Police Security Service director Benedicte Bjørnland believes that Russia and China espionage services pose the greatest danger to Norway. “The two states which Norway has no security policy cooperation with, and that also have the largest intelligence capacity by far, are Russia and China. Of these, we consider Russian intelligence to possess the greatest potential for damaging Norwegian interests.
The most serious intelligence activities in 2015 will be directed against Norway’s ability to protect the country and political decision-making,” she says.
Ms Bjørnland makes her comments in the PST’s Annual Threat Assessment release. Security personnel say they expect the negative threat situation to continue this year.
Iran is expected to continue to be “the main player behind illegal procurement activities to support the production of weapons of mass destruction,” says the PST’s Benedicte Bjørnland.
The director also views Islamist extremism as a threat, both at home and abroad.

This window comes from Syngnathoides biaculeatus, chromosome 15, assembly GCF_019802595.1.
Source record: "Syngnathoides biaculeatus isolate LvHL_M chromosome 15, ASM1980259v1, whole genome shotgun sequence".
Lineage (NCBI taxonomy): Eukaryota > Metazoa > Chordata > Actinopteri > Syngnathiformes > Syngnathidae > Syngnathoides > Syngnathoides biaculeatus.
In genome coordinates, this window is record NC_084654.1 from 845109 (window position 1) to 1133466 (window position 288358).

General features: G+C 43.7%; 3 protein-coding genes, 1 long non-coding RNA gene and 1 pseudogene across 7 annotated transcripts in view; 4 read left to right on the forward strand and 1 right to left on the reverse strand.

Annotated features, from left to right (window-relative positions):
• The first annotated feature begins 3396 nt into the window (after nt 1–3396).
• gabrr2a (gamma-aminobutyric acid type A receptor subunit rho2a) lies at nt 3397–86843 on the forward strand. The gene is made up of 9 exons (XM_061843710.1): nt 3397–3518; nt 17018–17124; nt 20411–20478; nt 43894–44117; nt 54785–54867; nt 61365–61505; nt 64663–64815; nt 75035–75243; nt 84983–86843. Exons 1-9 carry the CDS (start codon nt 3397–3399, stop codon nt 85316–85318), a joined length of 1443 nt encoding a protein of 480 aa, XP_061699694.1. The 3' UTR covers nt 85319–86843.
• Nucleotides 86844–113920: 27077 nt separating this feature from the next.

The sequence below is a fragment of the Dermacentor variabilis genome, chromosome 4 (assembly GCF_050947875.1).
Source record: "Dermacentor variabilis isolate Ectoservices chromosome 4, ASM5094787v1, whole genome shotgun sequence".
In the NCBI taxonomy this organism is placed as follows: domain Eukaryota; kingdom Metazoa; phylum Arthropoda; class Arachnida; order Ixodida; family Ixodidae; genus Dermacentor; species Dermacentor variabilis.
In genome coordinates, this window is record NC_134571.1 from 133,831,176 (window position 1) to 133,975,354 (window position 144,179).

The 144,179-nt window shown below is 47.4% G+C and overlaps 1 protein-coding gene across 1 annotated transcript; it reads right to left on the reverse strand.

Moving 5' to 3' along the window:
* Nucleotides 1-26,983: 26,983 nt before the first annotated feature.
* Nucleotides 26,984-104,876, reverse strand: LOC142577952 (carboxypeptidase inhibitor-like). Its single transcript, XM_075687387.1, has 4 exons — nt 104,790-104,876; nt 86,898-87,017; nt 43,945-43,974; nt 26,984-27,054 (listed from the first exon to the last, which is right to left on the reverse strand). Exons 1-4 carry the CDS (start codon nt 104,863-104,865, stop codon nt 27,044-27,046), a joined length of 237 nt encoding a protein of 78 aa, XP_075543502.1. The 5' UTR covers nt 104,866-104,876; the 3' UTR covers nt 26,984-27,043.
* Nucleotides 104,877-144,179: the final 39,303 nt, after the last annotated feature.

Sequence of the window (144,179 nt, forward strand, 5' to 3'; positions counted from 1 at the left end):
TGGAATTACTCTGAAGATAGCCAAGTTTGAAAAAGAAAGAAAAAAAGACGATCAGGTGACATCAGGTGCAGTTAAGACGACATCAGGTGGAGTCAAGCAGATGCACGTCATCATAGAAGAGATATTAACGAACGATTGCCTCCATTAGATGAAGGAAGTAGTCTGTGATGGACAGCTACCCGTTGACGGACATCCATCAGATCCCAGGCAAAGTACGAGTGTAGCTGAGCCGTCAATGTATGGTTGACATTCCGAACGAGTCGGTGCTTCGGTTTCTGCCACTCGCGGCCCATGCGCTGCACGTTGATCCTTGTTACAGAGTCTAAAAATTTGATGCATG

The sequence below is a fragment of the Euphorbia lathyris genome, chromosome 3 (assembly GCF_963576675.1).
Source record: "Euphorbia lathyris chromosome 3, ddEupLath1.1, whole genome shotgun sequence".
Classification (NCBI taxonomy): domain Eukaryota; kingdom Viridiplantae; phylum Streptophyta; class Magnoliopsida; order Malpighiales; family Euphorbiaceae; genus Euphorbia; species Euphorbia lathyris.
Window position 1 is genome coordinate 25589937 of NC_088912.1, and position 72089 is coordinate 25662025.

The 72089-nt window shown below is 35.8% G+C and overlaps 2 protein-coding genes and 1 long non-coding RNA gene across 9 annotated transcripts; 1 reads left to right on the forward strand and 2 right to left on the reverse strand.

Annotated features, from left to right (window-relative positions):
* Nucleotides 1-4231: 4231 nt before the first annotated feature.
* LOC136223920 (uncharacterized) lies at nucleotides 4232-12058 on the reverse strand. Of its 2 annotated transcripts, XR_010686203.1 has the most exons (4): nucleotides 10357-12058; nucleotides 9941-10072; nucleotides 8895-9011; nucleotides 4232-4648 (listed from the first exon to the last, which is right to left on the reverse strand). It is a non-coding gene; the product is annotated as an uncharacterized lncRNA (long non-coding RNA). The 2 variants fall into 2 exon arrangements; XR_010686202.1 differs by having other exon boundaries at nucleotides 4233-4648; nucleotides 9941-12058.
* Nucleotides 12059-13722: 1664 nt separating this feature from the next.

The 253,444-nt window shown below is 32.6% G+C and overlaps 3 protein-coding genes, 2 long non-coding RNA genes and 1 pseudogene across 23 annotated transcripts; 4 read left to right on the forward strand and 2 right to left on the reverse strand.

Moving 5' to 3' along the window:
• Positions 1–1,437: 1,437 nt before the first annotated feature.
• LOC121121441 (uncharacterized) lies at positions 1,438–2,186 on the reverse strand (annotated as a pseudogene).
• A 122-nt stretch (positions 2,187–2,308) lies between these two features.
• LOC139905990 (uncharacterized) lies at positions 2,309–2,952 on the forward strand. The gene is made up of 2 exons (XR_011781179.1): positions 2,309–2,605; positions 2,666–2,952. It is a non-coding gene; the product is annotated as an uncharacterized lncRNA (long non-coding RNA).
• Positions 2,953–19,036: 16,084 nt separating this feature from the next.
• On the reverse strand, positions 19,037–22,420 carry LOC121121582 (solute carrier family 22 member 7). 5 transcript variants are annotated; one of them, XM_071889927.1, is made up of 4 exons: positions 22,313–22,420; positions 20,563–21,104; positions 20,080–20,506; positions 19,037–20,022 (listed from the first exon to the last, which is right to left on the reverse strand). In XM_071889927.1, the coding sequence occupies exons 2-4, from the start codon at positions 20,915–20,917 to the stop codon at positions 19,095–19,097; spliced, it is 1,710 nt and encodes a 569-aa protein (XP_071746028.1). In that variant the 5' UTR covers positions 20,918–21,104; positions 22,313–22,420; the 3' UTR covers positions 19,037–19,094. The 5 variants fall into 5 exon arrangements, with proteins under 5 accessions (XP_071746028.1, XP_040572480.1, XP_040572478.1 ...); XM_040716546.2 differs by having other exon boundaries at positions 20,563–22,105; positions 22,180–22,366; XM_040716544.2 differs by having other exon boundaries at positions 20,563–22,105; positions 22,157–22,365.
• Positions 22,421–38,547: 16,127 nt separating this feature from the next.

“There are active extreme Islamist groups in Norway that attract new followers and recruit foreign fighters. Norway is an enemy for several of these. Norwegian military participation against ISIL and al-Qaeda (AQ) will help to reinforce this enemy image,” Ms Bjørnland comments.
“People inside and outside the known extreme Islamist groups as well as many without foreign war experience sympathise with ISIL and AQ. Calls by ISIL and AQ for retaliation and terrorist incidents in Western countries could influence individuals to carry out acts of violence in Norway.”
“Increased activity in certain local Extreme-Right groups is expected. This is mainly due the influence of Right-Wing extremists abroad. Preventive countermeasures by police and other local stakeholders are essential to prevent the emergence of large organised milieus,” states Ms Bjørnland.